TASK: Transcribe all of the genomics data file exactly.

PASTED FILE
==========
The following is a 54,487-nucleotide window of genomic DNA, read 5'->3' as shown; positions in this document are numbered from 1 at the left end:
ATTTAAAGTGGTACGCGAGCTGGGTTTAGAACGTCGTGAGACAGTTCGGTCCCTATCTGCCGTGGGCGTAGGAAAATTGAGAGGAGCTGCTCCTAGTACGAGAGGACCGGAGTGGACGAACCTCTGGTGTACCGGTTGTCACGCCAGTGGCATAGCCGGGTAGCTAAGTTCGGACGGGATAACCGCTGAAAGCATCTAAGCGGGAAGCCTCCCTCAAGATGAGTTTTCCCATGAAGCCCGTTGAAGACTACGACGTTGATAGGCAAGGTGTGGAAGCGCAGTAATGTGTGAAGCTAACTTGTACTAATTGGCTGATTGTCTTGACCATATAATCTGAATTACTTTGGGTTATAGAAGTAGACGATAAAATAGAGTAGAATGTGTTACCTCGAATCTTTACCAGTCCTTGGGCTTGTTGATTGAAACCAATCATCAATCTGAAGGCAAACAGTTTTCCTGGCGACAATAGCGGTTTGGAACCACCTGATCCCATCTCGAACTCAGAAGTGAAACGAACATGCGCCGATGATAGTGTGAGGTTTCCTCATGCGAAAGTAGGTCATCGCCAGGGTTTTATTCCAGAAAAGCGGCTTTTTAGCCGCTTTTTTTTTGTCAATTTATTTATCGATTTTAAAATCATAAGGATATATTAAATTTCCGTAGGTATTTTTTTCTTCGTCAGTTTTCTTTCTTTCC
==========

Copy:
The following is a 54,487-nucleotide window of genomic DNA, read 5'->3' as shown; positions in this document are numbered from 1 at the left end:
ATTTAAAGTGGTACGCGAGCTGGGTTTAGAACGTCGTGAGACAGTTCGGTCCCTATCTGCCGTGGGCGTAGGAAAATTGAGAGGAGCTGCTCCTAGTACGAGAGGACCGGAGTGGACGAACCTCTGGTGTACCGGTTGTCACGCCAGTGGCATAGCCGGGTAGCTAAGTTCGGACGGGATAACCGCTGAAAGCATCTAAGCGGGAAGCCTCCCTCAAGATGAGTTTTCCCATGAAGCCCGTTGAAGACTACGACGTTGATAGGCAAGGTGTGGAAGCGCAGTAATGTGTGAAGCTAACTTGTACTAATTGGCTGATTGTCTTGACCATATAATCTGAATTACTTTGGGTTATAGAAGTAGACGATAAAATAGAGTAGAATGTGTTACCTCGAATCTTTACCAGTCCTTGGGCTTGTTGATTGAAACCAATCATCAATCTGAAGGCAAACAGTTTTCCTGGCGACAATAGCGGTTTGGAACCACCTGATCCCATCTCGAACTCAGAAGTGAAACGAACATGCGCCGATGATAGTGTGAGGTTTCCTCATGCGAAAGTAGGTCATCGCCAGGGTTTTATTCCAGAAAAGCGGCTTTTTAGCCGCTTTTTTTTTGTCAATTTATTTATCGATTTTAAAATCATAAGGATATATTAAATTTCCGTAGGTATTTTTTTCTTCGTCAGTTTTCTTTCTTTCC